Wheat prices in the country are likely to climb higher once the current year's arrivals get over and the government agencies mop up nearly 20 million tonnes in the current season.
Currently, arrivals are flooding the market and, according to trade and industry sources, there is no shortage or other supply problems in the wheat mandis. But traders expect prices to go up once the current arrivals ebb. However, opinion is divided on the time when the prices start going up.
Procurement agencies in the country expect to mop up a near-record 20 million tonnes of wheat from farmers in 2008, against the 11.1 million tonnes procured last year.
The Food Corporation of India, the country's main foodgrain procurement agency, has already bought 17 million tonnes of wheat.
FCI bought nearly 5 lakh tonnes in one day alone, according to reports.
The government is already paying minimum support price of Rs1,000 per quintal (against Rs850 last year) for wheat in an effort to avoid imports this year.
While the government is busy buying grain for buffer stocks in states such as Punjab and Haryana, Madhya Pradesh, Rajasthan and Bihar, the private trade, particularly millers, get supplies from Maharashtra and Madhya Pradesh.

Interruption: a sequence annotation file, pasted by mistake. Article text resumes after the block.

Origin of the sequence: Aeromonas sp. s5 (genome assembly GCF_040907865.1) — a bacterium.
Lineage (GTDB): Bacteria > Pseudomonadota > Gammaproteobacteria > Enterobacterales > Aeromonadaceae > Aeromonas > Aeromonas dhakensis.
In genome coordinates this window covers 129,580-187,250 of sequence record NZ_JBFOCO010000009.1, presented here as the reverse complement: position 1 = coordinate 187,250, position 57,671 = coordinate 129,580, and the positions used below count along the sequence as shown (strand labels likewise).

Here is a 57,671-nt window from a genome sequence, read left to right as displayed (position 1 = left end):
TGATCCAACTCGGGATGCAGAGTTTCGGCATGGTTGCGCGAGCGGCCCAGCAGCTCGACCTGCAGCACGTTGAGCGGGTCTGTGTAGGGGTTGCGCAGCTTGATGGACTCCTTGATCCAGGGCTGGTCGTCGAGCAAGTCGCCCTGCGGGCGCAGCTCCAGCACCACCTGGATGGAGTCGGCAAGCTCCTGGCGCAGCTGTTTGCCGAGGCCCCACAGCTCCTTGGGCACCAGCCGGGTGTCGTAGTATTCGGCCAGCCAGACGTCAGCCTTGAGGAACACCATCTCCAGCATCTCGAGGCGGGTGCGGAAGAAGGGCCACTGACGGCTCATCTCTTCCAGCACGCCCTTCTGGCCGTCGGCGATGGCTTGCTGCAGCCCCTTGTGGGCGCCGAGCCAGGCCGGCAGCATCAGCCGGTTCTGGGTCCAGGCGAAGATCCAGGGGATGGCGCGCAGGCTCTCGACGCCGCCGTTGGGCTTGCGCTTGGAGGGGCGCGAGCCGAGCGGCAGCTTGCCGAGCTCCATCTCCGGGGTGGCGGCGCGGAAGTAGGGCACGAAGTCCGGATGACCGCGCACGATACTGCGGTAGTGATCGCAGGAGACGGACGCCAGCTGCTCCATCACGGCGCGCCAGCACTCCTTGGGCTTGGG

Private millers in Karnataka pay around Rs1,280-90 per quintal of wheat they are able to get by road from Maharashtra and Madhya Pradesh. Mills in Tamil Nadu pay Rs50 higher.
Market prices for wheat in Delhi, however, were ruling at Rs1,070-1,120 a quintal. Prices have been ruling at this level for the last few days.
The higher wheat procurement is attributed mainly to higher minimum support price for wheat , even as the higher cess and taxes in Punjab and Haryana have effectively helped to keep out private trade from the grain markets.